HIGH POINT, N.C., Oct. 20, 2010 – In a poll released today, the High Point University Survey Research Center announced a few key findings ? not only do North Carolina residents still lean Republican in the upcoming congressional elections, but they are also equally pessimistic about the state and national economies. Residents also have differing and distinct views on education policies, such as lengthening the academic school year and providing additional pay to teachers who choose to teach in low-performing schools.
The Center reports that several findings indicating the congressional elections continue to tilt toward Republicans. Some Republican support is likely the result of continuing negative perceptions of the North Carolina and national economies and falling approval for President Obama in several policy areas.
? Republicans continue to have a small ? though not statistically significant ? advantage in a generic ballot question regarding party preference with 43 percent of respondents choosing the Republican Party candidate for the U.S. House of Representatives and 39 percent choosing the Democratic Party candidate; 15 percent were undecided.
? Fifty-six percent of respondents said that economic conditions in the country as a whole were getting worse, and 58 percent said the same about the economic conditions in the state of North Carolina. A previous survey in March of 578 adults by the Survey Research Center found 47 percent of North Carolinians felt that economic conditions in the country as a whole were getting worse, but 56 percent thought economic conditions in North Carolina were getting worse.
? Overall approval for President Obama has fallen from 48 percent in April to 39 percent in October. In policy areas such as the threat of terrorism and the economy, support for the job President Obama is doing has fallen from 50 to 42 percent and 36 to 30 percent, respectively.
“North Carolinians now have similarly pessimistic views of the prospects for the state and national economies,” says Dr. Sadie Leder, assistant director of the Survey Research Center. “That is yet another sign that North Carolinians will arrive at the voting booth with less positive views of the national economy than they had even a few months ago.”
The survey also probed respondents about their opinions on several education policy issues:
? North Carolinians registered their disbelief that either extending the school day (74 percent to 21 percent) or lengthening the school year alone (59 percent to 35 percent) will increase student achievement in the public schools.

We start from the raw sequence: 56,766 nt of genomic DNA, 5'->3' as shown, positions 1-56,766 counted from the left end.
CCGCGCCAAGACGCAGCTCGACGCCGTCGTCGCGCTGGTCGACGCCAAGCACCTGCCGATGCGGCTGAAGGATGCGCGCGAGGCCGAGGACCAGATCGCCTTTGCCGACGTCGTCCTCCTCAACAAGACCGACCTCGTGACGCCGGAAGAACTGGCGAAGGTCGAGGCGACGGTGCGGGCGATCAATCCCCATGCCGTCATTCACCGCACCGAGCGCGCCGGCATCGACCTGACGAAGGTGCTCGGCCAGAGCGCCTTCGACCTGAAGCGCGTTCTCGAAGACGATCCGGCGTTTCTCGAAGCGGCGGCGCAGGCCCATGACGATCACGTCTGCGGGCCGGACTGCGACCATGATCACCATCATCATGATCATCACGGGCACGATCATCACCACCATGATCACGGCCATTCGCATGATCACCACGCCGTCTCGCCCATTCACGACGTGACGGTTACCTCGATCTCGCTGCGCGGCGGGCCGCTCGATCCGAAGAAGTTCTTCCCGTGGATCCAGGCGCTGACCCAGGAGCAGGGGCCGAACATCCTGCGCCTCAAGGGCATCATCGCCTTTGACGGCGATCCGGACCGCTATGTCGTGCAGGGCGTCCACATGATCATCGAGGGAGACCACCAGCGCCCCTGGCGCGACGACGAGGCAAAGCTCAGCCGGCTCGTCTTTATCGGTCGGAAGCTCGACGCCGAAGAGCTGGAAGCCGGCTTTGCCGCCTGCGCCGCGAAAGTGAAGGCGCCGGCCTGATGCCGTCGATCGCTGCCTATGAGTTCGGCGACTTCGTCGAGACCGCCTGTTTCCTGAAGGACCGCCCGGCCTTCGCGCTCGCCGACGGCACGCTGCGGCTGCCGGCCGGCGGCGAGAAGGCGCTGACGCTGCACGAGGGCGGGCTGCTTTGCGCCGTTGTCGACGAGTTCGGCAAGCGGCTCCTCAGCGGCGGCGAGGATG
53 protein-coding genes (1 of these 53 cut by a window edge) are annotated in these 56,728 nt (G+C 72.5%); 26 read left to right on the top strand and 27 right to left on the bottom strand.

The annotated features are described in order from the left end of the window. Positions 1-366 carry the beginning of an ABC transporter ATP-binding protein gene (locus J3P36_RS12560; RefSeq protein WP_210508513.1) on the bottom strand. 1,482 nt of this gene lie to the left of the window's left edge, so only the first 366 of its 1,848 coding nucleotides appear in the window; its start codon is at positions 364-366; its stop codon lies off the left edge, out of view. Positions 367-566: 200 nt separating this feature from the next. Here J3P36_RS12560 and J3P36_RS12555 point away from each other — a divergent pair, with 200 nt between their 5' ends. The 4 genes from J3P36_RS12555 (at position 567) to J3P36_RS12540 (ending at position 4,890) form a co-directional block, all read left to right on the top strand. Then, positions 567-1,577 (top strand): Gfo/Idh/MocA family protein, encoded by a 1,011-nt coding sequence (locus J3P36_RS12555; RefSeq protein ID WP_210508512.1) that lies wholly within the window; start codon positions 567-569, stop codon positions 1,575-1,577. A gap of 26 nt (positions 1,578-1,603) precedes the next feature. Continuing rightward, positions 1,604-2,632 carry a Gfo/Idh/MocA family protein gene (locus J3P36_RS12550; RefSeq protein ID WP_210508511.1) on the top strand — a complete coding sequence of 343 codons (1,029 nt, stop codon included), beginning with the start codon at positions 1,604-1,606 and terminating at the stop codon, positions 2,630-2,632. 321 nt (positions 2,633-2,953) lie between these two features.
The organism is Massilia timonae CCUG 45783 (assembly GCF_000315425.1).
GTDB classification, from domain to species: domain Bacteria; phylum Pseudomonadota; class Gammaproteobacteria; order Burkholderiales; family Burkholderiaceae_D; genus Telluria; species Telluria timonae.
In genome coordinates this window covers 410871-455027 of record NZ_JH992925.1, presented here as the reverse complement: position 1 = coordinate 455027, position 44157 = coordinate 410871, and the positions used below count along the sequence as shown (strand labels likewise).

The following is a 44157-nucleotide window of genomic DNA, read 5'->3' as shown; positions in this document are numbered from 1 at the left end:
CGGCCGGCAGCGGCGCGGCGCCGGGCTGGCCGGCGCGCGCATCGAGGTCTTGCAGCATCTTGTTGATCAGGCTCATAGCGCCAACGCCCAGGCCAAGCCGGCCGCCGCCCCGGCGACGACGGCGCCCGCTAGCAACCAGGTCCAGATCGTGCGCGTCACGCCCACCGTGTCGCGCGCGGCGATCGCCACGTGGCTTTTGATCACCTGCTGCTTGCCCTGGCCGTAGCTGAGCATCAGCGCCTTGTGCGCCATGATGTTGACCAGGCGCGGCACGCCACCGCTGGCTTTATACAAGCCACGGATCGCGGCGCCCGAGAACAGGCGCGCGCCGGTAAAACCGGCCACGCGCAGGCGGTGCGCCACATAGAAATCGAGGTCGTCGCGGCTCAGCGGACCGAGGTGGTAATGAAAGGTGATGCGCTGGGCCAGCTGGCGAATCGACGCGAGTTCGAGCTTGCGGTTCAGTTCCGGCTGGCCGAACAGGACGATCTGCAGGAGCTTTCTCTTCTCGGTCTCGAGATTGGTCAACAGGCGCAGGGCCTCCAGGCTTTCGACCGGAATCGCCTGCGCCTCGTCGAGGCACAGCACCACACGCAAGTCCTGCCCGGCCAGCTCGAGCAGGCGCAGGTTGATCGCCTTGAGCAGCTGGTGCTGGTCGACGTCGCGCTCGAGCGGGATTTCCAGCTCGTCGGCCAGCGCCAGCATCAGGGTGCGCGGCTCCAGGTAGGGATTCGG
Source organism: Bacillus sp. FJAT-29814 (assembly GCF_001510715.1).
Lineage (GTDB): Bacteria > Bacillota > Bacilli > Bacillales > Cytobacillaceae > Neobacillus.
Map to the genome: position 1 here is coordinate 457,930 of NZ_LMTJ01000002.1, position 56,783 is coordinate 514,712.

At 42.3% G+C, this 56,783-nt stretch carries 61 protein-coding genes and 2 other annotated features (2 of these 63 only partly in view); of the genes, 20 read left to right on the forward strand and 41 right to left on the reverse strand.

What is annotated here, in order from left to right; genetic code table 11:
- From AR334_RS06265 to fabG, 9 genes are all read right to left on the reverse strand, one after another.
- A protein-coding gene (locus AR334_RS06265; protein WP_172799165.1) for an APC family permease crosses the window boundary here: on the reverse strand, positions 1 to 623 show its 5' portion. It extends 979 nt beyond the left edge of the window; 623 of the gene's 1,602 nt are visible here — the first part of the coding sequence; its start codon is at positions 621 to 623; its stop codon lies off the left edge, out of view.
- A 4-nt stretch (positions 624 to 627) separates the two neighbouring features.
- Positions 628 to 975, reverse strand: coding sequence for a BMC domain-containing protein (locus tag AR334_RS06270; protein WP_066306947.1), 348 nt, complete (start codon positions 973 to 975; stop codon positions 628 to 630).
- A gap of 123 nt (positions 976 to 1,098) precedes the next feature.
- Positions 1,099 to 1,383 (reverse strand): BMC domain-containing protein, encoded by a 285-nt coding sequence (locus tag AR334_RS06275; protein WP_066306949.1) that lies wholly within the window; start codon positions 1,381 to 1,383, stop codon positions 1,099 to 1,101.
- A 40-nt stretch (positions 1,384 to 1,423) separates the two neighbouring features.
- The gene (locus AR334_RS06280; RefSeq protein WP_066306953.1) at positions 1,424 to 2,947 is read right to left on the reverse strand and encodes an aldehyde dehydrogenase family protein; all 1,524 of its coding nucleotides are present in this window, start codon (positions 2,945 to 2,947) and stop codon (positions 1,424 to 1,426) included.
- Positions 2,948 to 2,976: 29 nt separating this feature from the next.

? North Carolinians do support increased pay for highly qualified teachers who choose to teach in low-performing schools by a margin of 74 percent to 21 percent.
“There is relatively widespread agreement among North Carolinians about some of the education policy proposals we have heard lately,” says Martin Kifer, Director of the High Point University Survey Research Center. “Many people like increased teacher pay for working in low performing schools, but a similar fraction don’t think that lengthening the school day will make a difference.”
The survey was conducted Oct. 9-14, and responses came from 351 adults with landline telephones in North Carolina selected by a Random Digit Dial (RDD) method, giving the survey a margin of sampling error of approximately 5.3 percentage points.
Full results and methodological details from the survey and can be found at the Survey Research Center website, http://src.highpoint.edu/, or from Dr. Martin Kifer, the center?s director, at firstname.lastname@example.org or 336-841-9333.
At High Point University, every student receives an extraordinary education in an inspiring environment with caring people. HPU, located in the Piedmont Triad region of North Carolina, is a liberal arts institution with over 4,200 undergraduate and graduate students from 51 countries and 46 states at campuses in High Point and Winston-Salem. It is ranked by US News and World Report at No. 3 among Regional Colleges in the South. Forbes.com ranks HPU in the top 7 percent among “America’s Best Colleges.” Parade Magazine lists HPU in the top 25 private schools in the nation. The university offers 50 undergraduate majors, 42 undergraduate minors and seven graduate degree programs. It is accredited by the Commission of Colleges of the Southern Association of Colleges and Schools, and is a member of the NCAA, Division I and the Big South Conference. Visit High Point University on the Web at http://www.highpoint.edu/.
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